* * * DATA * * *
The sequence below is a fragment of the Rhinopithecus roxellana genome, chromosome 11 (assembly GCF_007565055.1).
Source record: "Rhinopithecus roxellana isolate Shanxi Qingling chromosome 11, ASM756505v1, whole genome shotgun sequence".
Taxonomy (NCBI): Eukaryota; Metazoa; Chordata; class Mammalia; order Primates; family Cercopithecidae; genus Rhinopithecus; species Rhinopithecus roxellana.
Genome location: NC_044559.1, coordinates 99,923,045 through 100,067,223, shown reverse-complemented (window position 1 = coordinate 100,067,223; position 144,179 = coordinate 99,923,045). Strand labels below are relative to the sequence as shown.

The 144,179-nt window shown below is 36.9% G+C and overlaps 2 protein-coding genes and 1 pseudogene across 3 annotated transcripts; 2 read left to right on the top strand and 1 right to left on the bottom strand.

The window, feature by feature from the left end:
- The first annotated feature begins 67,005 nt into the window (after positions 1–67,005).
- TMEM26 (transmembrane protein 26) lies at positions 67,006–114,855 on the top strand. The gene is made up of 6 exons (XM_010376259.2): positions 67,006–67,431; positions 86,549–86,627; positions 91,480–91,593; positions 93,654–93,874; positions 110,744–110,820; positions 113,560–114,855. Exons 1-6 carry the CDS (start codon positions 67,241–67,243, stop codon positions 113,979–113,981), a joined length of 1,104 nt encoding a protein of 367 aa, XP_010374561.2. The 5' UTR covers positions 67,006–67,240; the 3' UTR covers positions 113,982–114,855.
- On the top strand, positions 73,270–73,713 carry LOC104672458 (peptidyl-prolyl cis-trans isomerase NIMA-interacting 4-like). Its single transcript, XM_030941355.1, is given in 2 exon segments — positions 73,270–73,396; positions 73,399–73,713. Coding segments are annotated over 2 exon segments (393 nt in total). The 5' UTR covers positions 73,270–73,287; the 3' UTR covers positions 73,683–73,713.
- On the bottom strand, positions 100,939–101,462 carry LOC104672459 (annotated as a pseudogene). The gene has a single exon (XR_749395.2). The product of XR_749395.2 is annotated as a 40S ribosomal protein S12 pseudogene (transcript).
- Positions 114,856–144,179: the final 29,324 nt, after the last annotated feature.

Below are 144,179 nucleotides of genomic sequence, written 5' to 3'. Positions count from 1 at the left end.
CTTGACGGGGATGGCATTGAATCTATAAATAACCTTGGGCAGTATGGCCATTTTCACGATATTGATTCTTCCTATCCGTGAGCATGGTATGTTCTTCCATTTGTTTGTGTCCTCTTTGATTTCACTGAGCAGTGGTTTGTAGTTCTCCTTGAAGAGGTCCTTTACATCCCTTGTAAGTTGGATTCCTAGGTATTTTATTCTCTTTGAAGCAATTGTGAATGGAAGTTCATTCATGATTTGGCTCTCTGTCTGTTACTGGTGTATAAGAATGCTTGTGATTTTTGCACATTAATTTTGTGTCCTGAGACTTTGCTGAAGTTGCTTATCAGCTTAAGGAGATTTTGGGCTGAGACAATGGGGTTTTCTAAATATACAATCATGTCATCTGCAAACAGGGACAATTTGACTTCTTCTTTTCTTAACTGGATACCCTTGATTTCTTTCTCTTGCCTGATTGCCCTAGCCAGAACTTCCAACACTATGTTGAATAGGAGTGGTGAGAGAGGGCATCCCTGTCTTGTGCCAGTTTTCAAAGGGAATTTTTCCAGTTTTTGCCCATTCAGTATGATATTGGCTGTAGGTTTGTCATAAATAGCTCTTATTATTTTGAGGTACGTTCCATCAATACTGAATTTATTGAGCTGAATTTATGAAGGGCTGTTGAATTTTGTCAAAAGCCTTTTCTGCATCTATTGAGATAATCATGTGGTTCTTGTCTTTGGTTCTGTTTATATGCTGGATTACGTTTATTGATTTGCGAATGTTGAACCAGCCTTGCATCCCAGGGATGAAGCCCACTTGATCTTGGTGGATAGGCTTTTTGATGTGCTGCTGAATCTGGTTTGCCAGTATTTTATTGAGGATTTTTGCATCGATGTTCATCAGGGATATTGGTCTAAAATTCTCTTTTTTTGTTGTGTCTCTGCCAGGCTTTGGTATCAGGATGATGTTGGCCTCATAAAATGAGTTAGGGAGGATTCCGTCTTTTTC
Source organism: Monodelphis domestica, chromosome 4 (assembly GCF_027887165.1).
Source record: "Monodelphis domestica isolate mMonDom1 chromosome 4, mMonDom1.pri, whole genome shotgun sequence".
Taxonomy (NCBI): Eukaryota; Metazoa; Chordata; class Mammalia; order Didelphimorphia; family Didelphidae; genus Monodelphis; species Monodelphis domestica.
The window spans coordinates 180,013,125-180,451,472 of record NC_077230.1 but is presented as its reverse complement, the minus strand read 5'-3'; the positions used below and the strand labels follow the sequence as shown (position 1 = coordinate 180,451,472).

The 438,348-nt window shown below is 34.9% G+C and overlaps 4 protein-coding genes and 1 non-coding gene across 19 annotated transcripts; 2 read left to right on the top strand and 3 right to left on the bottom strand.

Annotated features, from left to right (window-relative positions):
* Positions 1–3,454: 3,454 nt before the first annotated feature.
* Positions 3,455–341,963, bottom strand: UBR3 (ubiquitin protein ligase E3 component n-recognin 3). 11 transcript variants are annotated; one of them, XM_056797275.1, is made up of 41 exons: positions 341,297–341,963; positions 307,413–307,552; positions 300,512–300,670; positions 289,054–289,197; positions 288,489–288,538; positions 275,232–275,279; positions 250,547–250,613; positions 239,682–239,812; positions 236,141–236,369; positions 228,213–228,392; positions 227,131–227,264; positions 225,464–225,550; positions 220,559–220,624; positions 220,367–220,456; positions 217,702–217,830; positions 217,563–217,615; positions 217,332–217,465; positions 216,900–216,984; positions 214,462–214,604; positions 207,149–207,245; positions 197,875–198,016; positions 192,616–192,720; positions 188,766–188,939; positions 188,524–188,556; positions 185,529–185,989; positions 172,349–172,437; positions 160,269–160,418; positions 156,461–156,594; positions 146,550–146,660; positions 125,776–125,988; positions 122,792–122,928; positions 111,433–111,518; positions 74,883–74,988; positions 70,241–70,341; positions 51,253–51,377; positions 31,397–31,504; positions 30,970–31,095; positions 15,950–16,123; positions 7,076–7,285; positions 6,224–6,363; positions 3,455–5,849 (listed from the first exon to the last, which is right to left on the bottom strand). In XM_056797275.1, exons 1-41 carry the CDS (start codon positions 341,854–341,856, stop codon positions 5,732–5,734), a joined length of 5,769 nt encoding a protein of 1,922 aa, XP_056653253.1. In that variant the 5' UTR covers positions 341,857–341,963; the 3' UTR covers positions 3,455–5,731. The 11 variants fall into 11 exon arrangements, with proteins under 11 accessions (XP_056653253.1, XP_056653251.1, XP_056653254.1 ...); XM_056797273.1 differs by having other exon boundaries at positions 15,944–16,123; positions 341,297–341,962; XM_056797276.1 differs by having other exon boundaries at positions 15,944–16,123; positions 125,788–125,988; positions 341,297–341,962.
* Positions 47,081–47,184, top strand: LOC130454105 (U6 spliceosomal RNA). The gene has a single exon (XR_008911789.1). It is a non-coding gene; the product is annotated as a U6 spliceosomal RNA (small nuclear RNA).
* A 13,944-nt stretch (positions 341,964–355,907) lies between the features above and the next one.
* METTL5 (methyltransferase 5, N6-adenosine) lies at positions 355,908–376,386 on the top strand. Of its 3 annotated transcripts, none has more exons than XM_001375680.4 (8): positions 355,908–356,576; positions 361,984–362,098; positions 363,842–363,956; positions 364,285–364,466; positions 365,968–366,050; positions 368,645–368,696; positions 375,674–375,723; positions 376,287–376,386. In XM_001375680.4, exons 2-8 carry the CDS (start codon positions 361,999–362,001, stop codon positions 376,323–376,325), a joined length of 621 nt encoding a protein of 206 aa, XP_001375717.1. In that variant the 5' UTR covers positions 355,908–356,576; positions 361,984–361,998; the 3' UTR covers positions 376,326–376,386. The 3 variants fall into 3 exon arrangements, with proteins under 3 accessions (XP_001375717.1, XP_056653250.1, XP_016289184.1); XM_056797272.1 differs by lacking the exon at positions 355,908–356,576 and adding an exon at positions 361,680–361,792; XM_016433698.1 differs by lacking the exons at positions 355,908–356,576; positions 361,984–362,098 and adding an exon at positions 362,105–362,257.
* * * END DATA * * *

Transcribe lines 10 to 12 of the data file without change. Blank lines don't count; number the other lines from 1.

- On the bottom strand, positions 100,939–101,462 carry LOC104672459 (annotated as a pseudogene). The gene has a single exon (XR_749395.2). The product of XR_749395.2 is annotated as a 40S ribosomal protein S12 pseudogene (transcript).
- Positions 114,856–144,179: the final 29,324 nt, after the last annotated feature.

Below are 144,179 nucleotides of genomic sequence, written 5' to 3'. Positions count from 1 at the left end.